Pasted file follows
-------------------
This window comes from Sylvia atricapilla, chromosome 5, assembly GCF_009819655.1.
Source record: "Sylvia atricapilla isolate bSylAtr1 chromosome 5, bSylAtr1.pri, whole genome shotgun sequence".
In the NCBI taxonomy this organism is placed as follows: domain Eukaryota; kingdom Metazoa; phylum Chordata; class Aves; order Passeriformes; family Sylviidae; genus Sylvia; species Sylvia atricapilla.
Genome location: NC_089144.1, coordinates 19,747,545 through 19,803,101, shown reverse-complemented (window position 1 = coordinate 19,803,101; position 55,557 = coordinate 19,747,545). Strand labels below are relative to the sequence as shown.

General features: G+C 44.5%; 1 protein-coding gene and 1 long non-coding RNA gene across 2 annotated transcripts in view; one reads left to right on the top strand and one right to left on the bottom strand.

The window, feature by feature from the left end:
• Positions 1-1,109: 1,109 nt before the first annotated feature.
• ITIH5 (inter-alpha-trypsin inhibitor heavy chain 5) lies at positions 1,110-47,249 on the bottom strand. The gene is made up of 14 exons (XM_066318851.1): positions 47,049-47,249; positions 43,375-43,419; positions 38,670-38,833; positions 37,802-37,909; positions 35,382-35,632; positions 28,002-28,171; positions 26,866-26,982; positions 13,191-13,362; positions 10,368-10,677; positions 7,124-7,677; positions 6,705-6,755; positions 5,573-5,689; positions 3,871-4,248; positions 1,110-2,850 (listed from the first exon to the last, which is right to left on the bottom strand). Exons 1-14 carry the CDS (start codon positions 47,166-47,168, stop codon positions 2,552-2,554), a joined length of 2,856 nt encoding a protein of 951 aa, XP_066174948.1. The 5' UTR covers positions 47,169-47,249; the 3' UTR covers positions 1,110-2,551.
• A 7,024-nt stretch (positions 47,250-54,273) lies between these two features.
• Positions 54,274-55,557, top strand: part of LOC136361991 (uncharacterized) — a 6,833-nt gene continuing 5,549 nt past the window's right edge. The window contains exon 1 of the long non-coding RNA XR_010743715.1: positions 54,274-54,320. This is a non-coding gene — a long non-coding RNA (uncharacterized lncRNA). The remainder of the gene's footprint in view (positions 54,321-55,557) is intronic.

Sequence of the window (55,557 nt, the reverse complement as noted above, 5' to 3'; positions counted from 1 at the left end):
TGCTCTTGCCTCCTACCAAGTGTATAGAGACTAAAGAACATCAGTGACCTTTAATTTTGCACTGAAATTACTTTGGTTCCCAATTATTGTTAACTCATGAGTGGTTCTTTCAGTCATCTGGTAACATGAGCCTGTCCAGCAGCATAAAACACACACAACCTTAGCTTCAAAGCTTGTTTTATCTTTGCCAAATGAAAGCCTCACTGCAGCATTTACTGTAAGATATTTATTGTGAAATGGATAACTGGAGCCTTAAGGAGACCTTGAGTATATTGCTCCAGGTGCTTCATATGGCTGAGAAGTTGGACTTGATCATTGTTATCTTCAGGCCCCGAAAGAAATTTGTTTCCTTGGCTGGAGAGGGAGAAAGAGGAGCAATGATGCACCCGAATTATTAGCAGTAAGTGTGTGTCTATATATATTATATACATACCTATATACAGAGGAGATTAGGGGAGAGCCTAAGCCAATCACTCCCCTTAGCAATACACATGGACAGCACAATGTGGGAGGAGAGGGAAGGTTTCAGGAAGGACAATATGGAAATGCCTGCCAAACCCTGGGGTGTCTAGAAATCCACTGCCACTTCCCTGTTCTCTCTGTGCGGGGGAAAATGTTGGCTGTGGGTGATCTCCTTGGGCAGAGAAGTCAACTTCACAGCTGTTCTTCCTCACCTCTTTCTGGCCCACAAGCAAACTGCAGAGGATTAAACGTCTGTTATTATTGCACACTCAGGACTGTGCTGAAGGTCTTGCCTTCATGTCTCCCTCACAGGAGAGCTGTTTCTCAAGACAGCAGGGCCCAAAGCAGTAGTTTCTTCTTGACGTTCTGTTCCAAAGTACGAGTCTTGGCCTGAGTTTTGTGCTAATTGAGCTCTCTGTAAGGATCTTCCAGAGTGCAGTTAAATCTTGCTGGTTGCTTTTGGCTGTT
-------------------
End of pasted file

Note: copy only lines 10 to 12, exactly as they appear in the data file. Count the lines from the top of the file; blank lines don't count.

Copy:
• Positions 54,274-55,557, top strand: part of LOC136361991 (uncharacterized) — a 6,833-nt gene continuing 5,549 nt past the window's right edge. The window contains exon 1 of the long non-coding RNA XR_010743715.1: positions 54,274-54,320. This is a non-coding gene — a long non-coding RNA (uncharacterized lncRNA). The remainder of the gene's footprint in view (positions 54,321-55,557) is intronic.

Sequence of the window (55,557 nt, the reverse complement as noted above, 5' to 3'; positions counted from 1 at the left end):
TGCTCTTGCCTCCTACCAAGTGTATAGAGACTAAAGAACATCAGTGACCTTTAATTTTGCACTGAAATTACTTTGGTTCCCAATTATTGTTAACTCATGAGTGGTTCTTTCAGTCATCTGGTAACATGAGCCTGTCCAGCAGCATAAAACACACACAACCTTAGCTTCAAAGCTTGTTTTATCTTTGCCAAATGAAAGCCTCACTGCAGCATTTACTGTAAGATATTTATTGTGAAATGGATAACTGGAGCCTTAAGGAGACCTTGAGTATATTGCTCCAGGTGCTTCATATGGCTGAGAAGTTGGACTTGATCATTGTTATCTTCAGGCCCCGAAAGAAATTTGTTTCCTTGGCTGGAGAGGGAGAAAGAGGAGCAATGATGCACCCGAATTATTAGCAGTAAGTGTGTGTCTATATATATTATATACATACCTATATACAGAGGAGATTAGGGGAGAGCCTAAGCCAATCACTCCCCTTAGCAATACACATGGACAGCACAATGTGGGAGGAGAGGGAAGGTTTCAGGAAGGACAATATGGAAATGCCTGCCAAACCCTGGGGTGTCTAGAAATCCACTGCCACTTCCCTGTTCTCTCTGTGCGGGGGAAAATGTTGGCTGTGGGTGATCTCCTTGGGCAGAGAAGTCAACTTCACAGCTGTTCTTCCTCACCTCTTTCTGGCCCACAAGCAAACTGCAGAGGATTAAACGTCTGTTATTATTGCACACTCAGGACTGTGCTGAAGGTCTTGCCTTCATGTCTCCCTCACAGGAGAGCTGTTTCTCAAGACAGCAGGGCCCAAAGCAGTAGTTTCTTCTTGACGTTCTGTTCCAAAGTACGAGTCTTGGCCTGAGTTTTGTGCTAATTGAGCTCTCTGTAAGGATCTTCCAGAGTGCAGTTAAATCTTGCTGGTTGCTTTTGGCTGTT